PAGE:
What could be more American than the can-do pioneer spirit? If you set your mind to it, you can do anything, including making your own condoms. A nineteenth century practical recipe book tells us exactly how.
My new favorite book ever, The United States Practical Receipt Book, was first published in 1844. It contained all the wisdom that anyone could possibly want. It taught people how to make bon bons, how to make a ceramic glue for good china, what temperature constitutes a hot bath versus a tepid bath, the correct proportion of metals that make the proper alloy for a metal bathtub, and how to judge the quality of beef.
The author clearly takes pride in offering everything that a person might want, including condoms. The “receipt” is right there, just below “Bartley’s Liquor Opii Sedativus,” and above “Baynton’s Adhesive Plaster.” So educate yourself on how to make a condom from some household chemicals and the intestines of a sheep.
Baudruches, or Condoms
Take the caecum of the sheep; soak it first in water, turn it on both sides, then repeat the operation in a weak ley of soda, which must be changed every four or five hours for five or six successive times; then remove the mucus membrane with the nail; sulphur, wash in clean water, and then in soap and water; rinse, inflate, and dry.
Next cut it to the required length and attach a piece of ribbon to the open end. Used to prevent infection or pregnancy. The different qualities consist of extra pains being taken in the above process, and in polishing, scenting, &c.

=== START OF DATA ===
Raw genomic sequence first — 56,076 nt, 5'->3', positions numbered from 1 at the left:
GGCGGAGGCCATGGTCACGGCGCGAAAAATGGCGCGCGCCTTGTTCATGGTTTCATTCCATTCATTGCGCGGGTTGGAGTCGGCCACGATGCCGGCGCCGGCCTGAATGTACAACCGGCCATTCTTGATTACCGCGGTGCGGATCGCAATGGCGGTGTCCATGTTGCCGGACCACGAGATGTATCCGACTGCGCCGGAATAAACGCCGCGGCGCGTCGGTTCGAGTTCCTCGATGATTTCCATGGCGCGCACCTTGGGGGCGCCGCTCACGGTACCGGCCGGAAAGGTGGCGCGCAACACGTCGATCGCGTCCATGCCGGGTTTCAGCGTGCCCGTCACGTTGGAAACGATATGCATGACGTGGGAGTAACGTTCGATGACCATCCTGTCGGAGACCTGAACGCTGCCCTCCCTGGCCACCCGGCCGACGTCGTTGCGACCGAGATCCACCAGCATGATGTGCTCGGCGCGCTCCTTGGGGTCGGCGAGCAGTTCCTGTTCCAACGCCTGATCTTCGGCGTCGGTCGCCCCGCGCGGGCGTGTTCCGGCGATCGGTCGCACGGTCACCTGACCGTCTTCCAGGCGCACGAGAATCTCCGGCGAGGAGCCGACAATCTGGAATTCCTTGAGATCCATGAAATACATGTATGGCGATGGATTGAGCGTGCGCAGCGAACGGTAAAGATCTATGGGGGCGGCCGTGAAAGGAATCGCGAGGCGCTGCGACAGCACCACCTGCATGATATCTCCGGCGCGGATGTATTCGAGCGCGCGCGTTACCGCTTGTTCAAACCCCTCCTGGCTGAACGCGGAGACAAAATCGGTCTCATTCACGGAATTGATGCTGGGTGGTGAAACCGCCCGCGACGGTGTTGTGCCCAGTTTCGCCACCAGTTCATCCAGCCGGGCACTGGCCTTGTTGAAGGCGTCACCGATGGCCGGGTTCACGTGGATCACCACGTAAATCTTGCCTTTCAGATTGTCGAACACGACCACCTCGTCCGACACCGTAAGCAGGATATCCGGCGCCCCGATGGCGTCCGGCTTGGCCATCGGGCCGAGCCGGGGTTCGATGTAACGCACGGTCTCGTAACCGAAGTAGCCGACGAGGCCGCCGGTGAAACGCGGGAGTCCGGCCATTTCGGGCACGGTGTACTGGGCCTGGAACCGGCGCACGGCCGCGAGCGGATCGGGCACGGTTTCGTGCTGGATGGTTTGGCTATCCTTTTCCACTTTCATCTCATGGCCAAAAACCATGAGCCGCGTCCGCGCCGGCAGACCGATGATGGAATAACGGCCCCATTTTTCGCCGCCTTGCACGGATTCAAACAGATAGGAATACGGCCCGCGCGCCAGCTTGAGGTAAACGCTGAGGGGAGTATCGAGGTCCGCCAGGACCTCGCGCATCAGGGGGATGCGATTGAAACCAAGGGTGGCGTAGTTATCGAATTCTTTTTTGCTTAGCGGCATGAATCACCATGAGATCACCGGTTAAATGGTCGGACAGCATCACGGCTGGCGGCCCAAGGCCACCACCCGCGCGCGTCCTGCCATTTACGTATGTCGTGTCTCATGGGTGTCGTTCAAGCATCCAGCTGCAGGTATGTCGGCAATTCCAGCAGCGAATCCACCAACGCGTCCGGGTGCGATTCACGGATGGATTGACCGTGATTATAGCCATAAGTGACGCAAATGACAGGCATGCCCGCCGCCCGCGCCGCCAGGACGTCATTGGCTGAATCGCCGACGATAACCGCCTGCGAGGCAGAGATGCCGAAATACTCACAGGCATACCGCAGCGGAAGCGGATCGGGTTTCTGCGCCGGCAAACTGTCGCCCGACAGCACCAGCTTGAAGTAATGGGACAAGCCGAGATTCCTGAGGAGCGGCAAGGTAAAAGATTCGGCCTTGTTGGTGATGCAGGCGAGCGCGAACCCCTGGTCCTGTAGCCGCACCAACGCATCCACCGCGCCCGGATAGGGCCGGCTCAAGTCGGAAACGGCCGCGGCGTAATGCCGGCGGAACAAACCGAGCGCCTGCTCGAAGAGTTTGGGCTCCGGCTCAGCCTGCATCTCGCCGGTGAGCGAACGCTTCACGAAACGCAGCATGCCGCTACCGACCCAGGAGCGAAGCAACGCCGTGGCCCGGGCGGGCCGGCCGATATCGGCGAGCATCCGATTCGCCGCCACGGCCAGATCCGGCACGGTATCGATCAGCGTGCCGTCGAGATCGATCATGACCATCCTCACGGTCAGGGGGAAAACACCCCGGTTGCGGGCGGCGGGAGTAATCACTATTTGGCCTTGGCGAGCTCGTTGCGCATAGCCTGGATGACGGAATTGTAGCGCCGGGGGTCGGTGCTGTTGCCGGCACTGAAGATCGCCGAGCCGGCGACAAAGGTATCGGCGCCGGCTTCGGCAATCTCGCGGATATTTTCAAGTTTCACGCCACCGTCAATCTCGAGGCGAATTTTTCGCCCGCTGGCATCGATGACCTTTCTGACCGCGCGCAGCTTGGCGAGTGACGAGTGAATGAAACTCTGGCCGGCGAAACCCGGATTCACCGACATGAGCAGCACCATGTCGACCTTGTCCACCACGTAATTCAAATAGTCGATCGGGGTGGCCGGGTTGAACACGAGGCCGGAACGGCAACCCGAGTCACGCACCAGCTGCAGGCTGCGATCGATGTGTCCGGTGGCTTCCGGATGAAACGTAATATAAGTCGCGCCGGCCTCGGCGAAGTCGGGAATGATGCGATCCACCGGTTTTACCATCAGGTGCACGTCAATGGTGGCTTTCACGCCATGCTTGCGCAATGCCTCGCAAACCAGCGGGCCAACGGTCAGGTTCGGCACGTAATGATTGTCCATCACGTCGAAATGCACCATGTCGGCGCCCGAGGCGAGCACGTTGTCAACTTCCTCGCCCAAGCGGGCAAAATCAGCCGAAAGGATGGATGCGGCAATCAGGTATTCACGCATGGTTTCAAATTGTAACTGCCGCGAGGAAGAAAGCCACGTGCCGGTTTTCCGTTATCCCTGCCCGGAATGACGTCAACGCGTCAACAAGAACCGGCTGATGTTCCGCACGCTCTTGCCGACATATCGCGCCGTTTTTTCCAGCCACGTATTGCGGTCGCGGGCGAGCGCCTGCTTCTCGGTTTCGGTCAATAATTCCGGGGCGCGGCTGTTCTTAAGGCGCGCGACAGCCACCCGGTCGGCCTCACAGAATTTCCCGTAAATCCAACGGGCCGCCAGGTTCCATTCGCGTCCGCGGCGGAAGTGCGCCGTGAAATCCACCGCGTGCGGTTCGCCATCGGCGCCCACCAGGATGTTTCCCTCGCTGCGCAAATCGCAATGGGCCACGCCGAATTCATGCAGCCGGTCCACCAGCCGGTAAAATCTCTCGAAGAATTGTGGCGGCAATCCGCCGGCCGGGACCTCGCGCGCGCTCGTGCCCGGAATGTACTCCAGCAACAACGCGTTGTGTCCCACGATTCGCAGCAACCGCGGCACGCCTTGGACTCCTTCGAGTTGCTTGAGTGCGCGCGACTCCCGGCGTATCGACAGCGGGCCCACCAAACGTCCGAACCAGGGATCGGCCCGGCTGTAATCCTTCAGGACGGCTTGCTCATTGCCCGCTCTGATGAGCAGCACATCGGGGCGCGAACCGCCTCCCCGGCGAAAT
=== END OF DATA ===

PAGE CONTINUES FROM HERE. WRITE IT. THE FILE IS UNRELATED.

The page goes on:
You want to remove the mucus membrane because it can rot. To “sulphur” something is to fumigate it with sulphur. “Ley of soda” is lye, which is sodium hydroxide—which is often used in soap making. It breaks down biological matter. The immersion in lye seems to help clean the biological material from the casing. People would use only the cecum of the sheep because, since the cecum is the pouch between the upper and lower intestine, it has a closed end. No one would trust themselves to a sewn-shut condom.
Since we’re dedicating this week to survival, you might want to peruse the book this “receipt” comes in. Sure, it might advise you to dope yourself with opium and liquor, but don’t you want to know good beef when you see it?
Check it out: The United States Practical Receipt Book, or Complete Book of Reference for the Manufacturer, Tradesman, Agriculturist, or Housekeeper; Containing Many Thousand Valuable Receipts; in All the Useful or Domestic Arts, by a Practical Chemist.
Image: Timothy Takemoto